You may have noticed this week that Juan Pablo Angel’s son, Tomy, has been making a name for himself by showcasing some impressive skills in front of the cameras. Eight-year-old Tomy not only had the twists and turns but also a sweet left foot suggesting a career in the pro game may beckon. But Tomy isn’t the only youngster with a talented dad that’s caught the eye in recent years.
Enzo Zidane, of course, is somewhat further down the road towards superstardom. The 16-year-old brought back memories of his father’s sublime skills in some magical performances for Real Madrid.. such as this display against Barcelona:
And how about this for a textbook tackle. Clarence Seedorf looked to be having it easy against a group of youngsters until a perfectly timed slide tackle cut him down to size. The identity of the tackler? Daniel Maldini.
Dylan O’Neill shares a childhood memory of a fantastic moment in the history of Irish football. You can follow Dylan on Twitter @Dylan_Oh
I was seven at the time this World Cup rolled around. I’d been extremely excited to find out that my country was going to be competing at the World Cup when we edged past Iran in the play-off. Little did us Irish know that we were about to embark on something magical come June 2002.
We were dealt a serious blow even before the competition began as Roy Keane decided to exclude himself from the competition after he – as usual – overreacted to poor facilities on show at the Irish training camp in Saipan. Keane granted exclusive rights to an Irish times reporter, Tom Humphries, in which he told all. He claimed that their training pitch was “wrong”, having not been watered, as well as complaining they had no balls (actual footballs), and that the Irish were only given two goals to train with. He also mentioned that having no goalkeepers for a five-a-side was the last straw. He decided that he was leaving the squad in Saipan although reversed the decision a day later following conversations with Sir Alex Ferguson, his family and Michael Kennedy [his agent]. Reminiscing about Ferguson he said “He was on holidays but he’d seen the news. I had a good chat with him. He’s someone I respect. In football, he’s the only person I would listen to. We spoke about my family. I knew what he was saying but it helps when you get other people saying it. We’d discussed it before because of my injuries curtailing my international football. He said hang in there because of my family.”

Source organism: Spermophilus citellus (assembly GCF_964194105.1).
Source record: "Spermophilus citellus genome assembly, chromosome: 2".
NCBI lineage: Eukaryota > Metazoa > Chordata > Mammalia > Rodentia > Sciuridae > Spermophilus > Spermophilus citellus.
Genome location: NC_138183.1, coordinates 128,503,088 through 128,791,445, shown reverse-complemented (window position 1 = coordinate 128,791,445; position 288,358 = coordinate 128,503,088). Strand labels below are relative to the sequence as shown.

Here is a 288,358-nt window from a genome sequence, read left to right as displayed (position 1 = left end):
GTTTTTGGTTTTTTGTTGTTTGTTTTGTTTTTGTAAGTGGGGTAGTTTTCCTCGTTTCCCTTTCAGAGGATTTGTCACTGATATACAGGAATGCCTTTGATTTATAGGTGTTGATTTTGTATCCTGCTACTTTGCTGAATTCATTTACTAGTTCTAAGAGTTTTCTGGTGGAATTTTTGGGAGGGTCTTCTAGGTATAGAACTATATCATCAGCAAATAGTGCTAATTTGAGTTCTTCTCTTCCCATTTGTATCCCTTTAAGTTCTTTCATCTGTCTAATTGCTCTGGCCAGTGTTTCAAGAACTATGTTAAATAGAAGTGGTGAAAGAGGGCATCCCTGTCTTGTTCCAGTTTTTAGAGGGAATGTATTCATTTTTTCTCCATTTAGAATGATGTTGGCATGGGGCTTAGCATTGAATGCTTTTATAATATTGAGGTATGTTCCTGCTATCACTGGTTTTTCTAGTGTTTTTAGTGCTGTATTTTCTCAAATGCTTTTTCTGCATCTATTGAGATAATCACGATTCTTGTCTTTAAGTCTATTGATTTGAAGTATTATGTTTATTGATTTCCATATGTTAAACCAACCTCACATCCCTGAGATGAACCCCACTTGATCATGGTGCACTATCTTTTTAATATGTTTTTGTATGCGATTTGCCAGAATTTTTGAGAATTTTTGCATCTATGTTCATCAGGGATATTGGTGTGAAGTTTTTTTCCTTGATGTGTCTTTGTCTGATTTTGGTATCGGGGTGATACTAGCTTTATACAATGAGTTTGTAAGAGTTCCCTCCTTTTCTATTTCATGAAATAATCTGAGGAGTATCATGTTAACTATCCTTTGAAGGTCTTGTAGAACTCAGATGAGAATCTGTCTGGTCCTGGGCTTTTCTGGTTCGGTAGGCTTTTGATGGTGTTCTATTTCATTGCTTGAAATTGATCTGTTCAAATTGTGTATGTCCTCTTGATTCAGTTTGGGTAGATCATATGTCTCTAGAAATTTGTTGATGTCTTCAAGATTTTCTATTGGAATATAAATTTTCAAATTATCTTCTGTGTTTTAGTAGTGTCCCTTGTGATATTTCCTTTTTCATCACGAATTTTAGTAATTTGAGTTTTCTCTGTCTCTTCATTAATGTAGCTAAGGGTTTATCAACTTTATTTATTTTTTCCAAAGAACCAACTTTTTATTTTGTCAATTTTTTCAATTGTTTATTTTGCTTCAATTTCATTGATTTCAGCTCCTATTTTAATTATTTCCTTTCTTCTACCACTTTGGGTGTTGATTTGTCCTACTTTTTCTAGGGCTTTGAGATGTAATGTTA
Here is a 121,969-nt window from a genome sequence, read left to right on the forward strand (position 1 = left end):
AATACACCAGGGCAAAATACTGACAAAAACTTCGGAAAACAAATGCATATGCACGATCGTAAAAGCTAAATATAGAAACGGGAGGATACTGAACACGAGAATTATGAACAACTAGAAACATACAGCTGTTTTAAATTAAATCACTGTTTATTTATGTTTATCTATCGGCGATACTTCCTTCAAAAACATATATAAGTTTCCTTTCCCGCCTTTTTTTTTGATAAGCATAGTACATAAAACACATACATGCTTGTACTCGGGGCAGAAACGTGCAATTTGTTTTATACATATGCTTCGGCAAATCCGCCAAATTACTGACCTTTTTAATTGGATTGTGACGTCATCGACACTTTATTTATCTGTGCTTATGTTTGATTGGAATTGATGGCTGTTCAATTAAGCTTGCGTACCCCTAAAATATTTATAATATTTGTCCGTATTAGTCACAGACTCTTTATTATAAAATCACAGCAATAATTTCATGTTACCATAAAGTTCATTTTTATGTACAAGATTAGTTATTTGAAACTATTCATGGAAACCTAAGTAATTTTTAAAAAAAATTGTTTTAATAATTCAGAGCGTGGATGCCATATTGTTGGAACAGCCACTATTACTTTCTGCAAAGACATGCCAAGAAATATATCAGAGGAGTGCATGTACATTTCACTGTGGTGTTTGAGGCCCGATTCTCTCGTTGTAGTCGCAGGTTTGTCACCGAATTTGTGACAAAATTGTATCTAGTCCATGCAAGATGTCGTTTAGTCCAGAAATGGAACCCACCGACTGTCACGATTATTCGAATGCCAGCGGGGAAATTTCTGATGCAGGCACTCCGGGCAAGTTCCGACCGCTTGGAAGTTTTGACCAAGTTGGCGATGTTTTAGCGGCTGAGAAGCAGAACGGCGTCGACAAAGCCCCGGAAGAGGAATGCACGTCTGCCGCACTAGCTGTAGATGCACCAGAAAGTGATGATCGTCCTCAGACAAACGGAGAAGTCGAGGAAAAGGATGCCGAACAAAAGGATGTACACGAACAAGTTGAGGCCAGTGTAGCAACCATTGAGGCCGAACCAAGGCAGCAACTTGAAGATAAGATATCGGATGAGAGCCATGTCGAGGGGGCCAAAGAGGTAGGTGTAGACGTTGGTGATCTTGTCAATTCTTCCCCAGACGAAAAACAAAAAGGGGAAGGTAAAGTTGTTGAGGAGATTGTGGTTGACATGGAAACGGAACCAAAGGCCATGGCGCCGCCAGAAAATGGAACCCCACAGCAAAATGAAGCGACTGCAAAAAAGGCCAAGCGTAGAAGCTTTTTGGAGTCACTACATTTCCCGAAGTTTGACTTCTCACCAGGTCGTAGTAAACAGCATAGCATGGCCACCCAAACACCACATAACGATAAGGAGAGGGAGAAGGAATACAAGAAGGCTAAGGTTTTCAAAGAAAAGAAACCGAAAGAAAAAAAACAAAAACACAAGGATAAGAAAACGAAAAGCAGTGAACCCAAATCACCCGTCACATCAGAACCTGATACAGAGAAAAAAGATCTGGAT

The decision to stay was fantastic news for the Irish but the following day when Mick McCarthy questioned Keane over the article, Keane released a stinging verbal attack on McCarthy which effectively ended his international career. “Mick, you’re a liar… you’re a fucking wanker. I didn’t rate you as a player, I don’t rate you as a manager, and I don’t rate you as a person. You’re a fucking wanker and you can stick your World Cup up your arse. The only reason I have any dealings with you is that somehow you are the manager of my country! You can stick it up your bollocks.”
Keane left the Irish camp in late May and never returned. Pity.
Anyway, since the competition began in June, I had to be satisfied watching it from school. I was in 2nd class at the time and my classmates and I were roaring the Irish on in South Korea against Cameroon in the opening game. We held them to a creditable draw which wasn’t the worst result mind you, but it wasn’t what we needed going into the toughest group game vs Germany just 4 days later.
I’ll be honest with you, I actually don’t remember much about the game. I was seven, what do you expect? But, I do remember Klose’s opening goal for the Germans with just under twenty minutes gone. My colleagues began to panic and rightly so as Germany had destroyed Saudi Arabia the game previously 8-0 and we feared our outcome could be somewhat similar to their fate. Wave after wave after wave of German attack came but we held our own and were quite lucky to reach the break just a goal behind. Mick McCarthy decided to take off Jason McAteer and bring in the then Liverpool right-back Steve Finnan in hope of some renewed energy for the Irish.
The second half continued the way the first half had ended with the Germans constantly buzzing around the Irish box, somehow unable to find a second goal to kill off the tie. As the game wore on, chances for Ireland came few and far between but then it happened. A 92nd minute hopeful punt upfield by none other than Steven Finnan was flicked on by Niall Quinn and talisman Robbie Keane latched onto it, before steering his shot in off the post to grab Ireland a vital point which eventually saw them progress from the group.
The goal itself sparked massive celebrations in the classroom back home. I myself, vividly remember jumping around jubilantly, hugging anyone I could get my hands on – even kissing a fellow classmate. What could I say? It was a feeling I had never experienced before and I just had to get it all out of my system. Sure, prior to that I had only been a football fan for the best part of a year. But what a year that turned out to be.
The August 2011 edition of When Saturday Comes is out now and I’ve contributed a piece to the mag:
JORDAN HENDERSON & CO: WHY ENGLISH PLAYERS ARE PROVING COSTLY
Home Valuation – Liverpool have started a rush for overpriced local footballers. Adam Bate explains a phenomenon that is only set to continue.
Snappy title I know. But hopefully people will find it interesting and, as ever, there’s plenty of quality writing in the magazine. This month there is stuff from Ian Plenderleith, Barney Ronay and James Corbett among others, so get down your newsagents or order it / check out a preview online here.